616.234.5000

Mengying Huang, Ph.D.

Mengying Huang, Ph.D.
Postdoctoral fellow, Shi Laboratory
616.234.5290

Biography

Dr. Mengying Huang earned her B.Sc. in biotechnology, her M.Sc. in cell biology and her Ph.D. in biochemistry and molecular biology from Southwest University. While there, much of her research focused on elucidating the mechanisms underlying brain cancers, specifically glioblastoma and neuroblastoma. In 2018, she joined the lab of Dr. Xiaobing Shi at UT MD Anderson Cancer and, in April of that year, moved to Van Andel Research Institute along with the Shi Laboratory. Her primary research focus is to identify and characterize novel readers of histone modifications.

 

 

Current research focus

H2A.Z is a histone H2A variant, which is conserved in all eukaryotes and is a genome-wide signature of nucleosomes at promoters and enhancers. H2A.Z is important for regulating gene expression, gene silencing boundaries, DNA repair, cell cycle progression and chromosome stability. DNA methylation is a process by which methyl groups are added to the DNA molecule, usually cytosine at the CpG site. Methylation can change the activity of a DNA segment without changing the sequence. When located in a gene promoter, DNA methylation typically acts to repress gene transcription. DNA methylation is essential for normal development and is associated with a number of key processes including genomic imprinting, X-chromosome inactivation, repression of transposable elements, aging and carcinogenesis. H2A.Z deposition is a H2A replacement. There is an interesting antagonism between H2A.Z deposition and DNA methylation. We are investigating the factors that regulate this and aim to elucidate the underlying mechanism.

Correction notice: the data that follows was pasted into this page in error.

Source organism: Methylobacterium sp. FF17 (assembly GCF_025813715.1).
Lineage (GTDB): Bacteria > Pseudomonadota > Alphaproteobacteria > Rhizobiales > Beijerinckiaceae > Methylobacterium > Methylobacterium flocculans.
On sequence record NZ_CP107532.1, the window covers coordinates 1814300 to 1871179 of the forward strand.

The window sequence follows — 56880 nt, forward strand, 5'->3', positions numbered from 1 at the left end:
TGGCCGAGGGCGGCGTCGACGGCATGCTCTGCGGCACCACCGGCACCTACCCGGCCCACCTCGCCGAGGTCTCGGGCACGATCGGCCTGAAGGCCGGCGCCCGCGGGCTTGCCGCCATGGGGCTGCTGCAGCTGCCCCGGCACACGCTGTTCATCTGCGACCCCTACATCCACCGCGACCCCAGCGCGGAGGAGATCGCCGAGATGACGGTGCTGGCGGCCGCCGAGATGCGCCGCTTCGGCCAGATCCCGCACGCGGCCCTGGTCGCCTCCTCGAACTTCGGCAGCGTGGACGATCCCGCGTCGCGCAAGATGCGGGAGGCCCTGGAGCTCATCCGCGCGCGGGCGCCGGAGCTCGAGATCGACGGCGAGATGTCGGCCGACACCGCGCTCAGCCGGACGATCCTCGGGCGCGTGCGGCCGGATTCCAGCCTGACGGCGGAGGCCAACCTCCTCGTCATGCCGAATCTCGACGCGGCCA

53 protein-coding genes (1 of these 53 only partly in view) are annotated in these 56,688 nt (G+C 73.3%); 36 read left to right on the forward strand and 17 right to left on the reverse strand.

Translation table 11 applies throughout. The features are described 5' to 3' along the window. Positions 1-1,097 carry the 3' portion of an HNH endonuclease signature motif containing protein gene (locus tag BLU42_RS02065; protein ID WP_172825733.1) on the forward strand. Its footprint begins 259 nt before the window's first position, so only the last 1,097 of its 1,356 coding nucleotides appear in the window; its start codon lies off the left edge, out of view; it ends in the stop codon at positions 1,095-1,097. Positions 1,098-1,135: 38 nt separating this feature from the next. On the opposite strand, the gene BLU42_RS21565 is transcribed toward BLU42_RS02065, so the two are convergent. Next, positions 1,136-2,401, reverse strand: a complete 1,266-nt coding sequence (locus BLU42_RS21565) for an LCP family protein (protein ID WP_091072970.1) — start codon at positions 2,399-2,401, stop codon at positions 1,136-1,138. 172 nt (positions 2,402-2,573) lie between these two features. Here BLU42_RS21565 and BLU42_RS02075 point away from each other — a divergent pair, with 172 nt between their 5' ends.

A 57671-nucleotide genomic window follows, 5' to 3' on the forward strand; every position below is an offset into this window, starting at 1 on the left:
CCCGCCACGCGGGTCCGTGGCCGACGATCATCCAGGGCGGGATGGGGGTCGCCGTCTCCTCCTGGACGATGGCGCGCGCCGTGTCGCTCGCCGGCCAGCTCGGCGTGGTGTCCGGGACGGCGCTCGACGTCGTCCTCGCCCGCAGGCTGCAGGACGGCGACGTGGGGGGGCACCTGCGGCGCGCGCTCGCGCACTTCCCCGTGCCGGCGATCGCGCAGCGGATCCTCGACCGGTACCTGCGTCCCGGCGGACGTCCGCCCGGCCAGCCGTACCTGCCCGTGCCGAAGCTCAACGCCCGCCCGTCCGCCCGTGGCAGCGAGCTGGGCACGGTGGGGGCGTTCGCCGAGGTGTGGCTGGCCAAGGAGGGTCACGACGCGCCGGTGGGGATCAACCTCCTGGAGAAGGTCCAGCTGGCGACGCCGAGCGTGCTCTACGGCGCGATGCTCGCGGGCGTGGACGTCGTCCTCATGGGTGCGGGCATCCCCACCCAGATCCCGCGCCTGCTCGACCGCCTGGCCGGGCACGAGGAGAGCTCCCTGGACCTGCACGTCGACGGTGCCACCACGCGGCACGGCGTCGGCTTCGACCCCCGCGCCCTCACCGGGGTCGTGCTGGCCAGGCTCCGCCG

Education & training

Postdoctoral fellow, Department of Epigenetics and Molecular Carcinogenesis, University of Texas MD Anderson Cancer Center (Advisor: Dr. Xiaobing Shi)

Ph.D. in biochemistry and molecular biology, Southwest University (Advisor: Dr. Hongjuan Cui)
Thesis: Investigation of the role of MINA in glioblastoma cell proliferation and tumorigenesis and the underlying mechanisms

M.Sc. in cell biology, Southwest University (Advisor: Dr. Hongjuan Cui)

B.Sc. in biotechnology, Southwest University

Awards

National Scholarship of China (2016)

Social Work Award of Southwest University (2015)

Outstanding Graduate Cadres of Southwest University (2013)

Outstanding Graduate of Southwest University (2012)

Outstanding Intern of Southwest University (2012)

Third-Class Scholarship of Southwest University (2011)

Second-Class Scholarship of Southwest University (2010)

Self-Reliance Advanced Individual Award of Southwest University (2009)

Publications

Huang M, Xuan F, Liu W, Cui HJ*. 2017. MINA controls proliferation and tumorigenesis of glioblastoma by epigenetically regulating cyclins and CDKs via H3K9me3 demethylation. Oncogene 36(3):387–396.

Yang L*, Huang M*, Tan J, Hou J, He J, Wang F, Cui G, Yi L. 2017. Transcriptional co-activator with PDZ-binding motif overexpression promotes cell proliferation and transcriptional co-activator with PDZ-binding motif deficiency induces cell cycle arrest in neuroblastoma. Oncol Lett 13(6):4295–4301.

Xuan F, Huang M, Liu W, Ding H, Yang L, Cui H. 2016. Homeobox C9 suppresses Beclin1-mediated autophagy in glioblastoma by directly inhibiting the transcription of death-associated protein kinase 1. Neuro Oncol 18(6):819–829.

Yan X, Ke XX, Zhao H, Huang M, Hu R, Cui H. 2015. Triptolide inhibits cell proliferation and tumorigenicity of human neuroblastoma cells. Mol Med Rep 11(2):791–796.

Vinader V, Sadiq M, Sutherland M, Huang M, Loadman PM, Elsalem L, Shnyder SD, Cui H, Afarinkia K, Searcey M, Patterson LH, Pors K. 2015. Probing cytochrome P450-mediated activation with a truncated azinomycin analogue. Med Chem Commun 6:187–191.